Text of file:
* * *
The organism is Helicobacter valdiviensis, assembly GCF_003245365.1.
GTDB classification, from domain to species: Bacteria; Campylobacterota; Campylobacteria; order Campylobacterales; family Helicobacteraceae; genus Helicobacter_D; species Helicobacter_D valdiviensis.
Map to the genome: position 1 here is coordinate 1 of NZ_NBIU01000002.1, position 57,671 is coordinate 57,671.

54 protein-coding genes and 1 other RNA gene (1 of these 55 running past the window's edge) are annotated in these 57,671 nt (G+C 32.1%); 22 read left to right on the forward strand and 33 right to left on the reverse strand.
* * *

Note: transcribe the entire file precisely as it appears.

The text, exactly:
The organism is Helicobacter valdiviensis, assembly GCF_003245365.1.
GTDB classification, from domain to species: Bacteria; Campylobacterota; Campylobacteria; order Campylobacterales; family Helicobacteraceae; genus Helicobacter_D; species Helicobacter_D valdiviensis.
Map to the genome: position 1 here is coordinate 1 of NZ_NBIU01000002.1, position 57,671 is coordinate 57,671.

54 protein-coding genes and 1 other RNA gene (1 of these 55 running past the window's edge) are annotated in these 57,671 nt (G+C 32.1%); 22 read left to right on the forward strand and 33 right to left on the reverse strand.